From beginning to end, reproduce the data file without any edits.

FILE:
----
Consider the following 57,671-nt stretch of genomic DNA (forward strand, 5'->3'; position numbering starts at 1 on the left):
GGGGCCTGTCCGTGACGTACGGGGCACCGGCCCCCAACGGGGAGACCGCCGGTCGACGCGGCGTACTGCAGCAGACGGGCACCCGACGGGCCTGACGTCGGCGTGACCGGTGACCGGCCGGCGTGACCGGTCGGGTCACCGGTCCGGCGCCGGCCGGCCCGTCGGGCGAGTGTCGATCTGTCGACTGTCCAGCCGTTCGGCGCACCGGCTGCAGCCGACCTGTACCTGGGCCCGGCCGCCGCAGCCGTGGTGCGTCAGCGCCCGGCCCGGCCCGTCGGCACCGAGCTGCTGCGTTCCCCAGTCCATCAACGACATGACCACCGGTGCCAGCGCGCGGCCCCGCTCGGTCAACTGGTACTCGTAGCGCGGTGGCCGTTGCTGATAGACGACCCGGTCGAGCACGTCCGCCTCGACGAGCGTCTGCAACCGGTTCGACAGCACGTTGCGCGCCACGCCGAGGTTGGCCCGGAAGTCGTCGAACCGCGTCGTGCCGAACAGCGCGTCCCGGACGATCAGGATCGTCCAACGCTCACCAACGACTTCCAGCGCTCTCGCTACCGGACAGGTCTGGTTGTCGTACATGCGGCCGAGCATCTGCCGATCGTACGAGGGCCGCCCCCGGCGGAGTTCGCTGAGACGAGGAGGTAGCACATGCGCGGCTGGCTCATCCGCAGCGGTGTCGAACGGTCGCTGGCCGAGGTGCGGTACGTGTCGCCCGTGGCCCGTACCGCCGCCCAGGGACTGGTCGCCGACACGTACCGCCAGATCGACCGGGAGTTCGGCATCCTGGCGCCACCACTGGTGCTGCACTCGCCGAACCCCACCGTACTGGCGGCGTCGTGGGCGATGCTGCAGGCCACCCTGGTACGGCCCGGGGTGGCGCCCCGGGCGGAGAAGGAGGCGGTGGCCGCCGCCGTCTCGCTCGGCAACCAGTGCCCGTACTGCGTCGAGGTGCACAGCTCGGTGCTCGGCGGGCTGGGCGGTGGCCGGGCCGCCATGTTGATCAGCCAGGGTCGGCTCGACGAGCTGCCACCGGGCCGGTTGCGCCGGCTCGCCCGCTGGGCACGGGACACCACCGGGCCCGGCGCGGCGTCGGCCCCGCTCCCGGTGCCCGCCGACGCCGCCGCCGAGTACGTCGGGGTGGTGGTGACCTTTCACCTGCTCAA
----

Consider the following 57,671-nt stretch of genomic DNA (forward strand, 5'->3'; position numbering starts at 1 on the left):
GGGGCCTGTCCGTGACGTACGGGGCACCGGCCCCCAACGGGGAGACCGCCGGTCGACGCGGCGTACTGCAGCAGACGGGCACCCGACGGGCCTGACGTCGGCGTGACCGGTGACCGGCCGGCGTGACCGGTCGGGTCACCGGTCCGGCGCCGGCCGGCCCGTCGGGCGAGTGTCGATCTGTCGACTGTCCAGCCGTTCGGCGCACCGGCTGCAGCCGACCTGTACCTGGGCCCGGCCGCCGCAGCCGTGGTGCGTCAGCGCCCGGCCCGGCCCGTCGGCACCGAGCTGCTGCGTTCCCCAGTCCATCAACGACATGACCACCGGTGCCAGCGCGCGGCCCCGCTCGGTCAACTGGTACTCGTAGCGCGGTGGCCGTTGCTGATAGACGACCCGGTCGAGCACGTCCGCCTCGACGAGCGTCTGCAACCGGTTCGACAGCACGTTGCGCGCCACGCCGAGGTTGGCCCGGAAGTCGTCGAACCGCGTCGTGCCGAACAGCGCGTCCCGGACGATCAGGATCGTCCAACGCTCACCAACGACTTCCAGCGCTCTCGCTACCGGACAGGTCTGGTTGTCGTACATGCGGCCGAGCATCTGCCGATCGTACGAGGGCCGCCCCCGGCGGAGTTCGCTGAGACGAGGAGGTAGCACATGCGCGGCTGGCTCATCCGCAGCGGTGTCGAACGGTCGCTGGCCGAGGTGCGGTACGTGTCGCCCGTGGCCCGTACCGCCGCCCAGGGACTGGTCGCCGACACGTACCGCCAGATCGACCGGGAGTTCGGCATCCTGGCGCCACCACTGGTGCTGCACTCGCCGAACCCCACCGTACTGGCGGCGTCGTGGGCGATGCTGCAGGCCACCCTGGTACGGCCCGGGGTGGCGCCCCGGGCGGAGAAGGAGGCGGTGGCCGCCGCCGTCTCGCTCGGCAACCAGTGCCCGTACTGCGTCGAGGTGCACAGCTCGGTGCTCGGCGGGCTGGGCGGTGGCCGGGCCGCCATGTTGATCAGCCAGGGTCGGCTCGACGAGCTGCCACCGGGCCGGTTGCGCCGGCTCGCCCGCTGGGCACGGGACACCACCGGGCCCGGCGCGGCGTCGGCCCCGCTCCCGGTGCCCGCCGACGCCGCCGCCGAGTACGTCGGGGTGGTGGTGACCTTTCACCTGCTCAA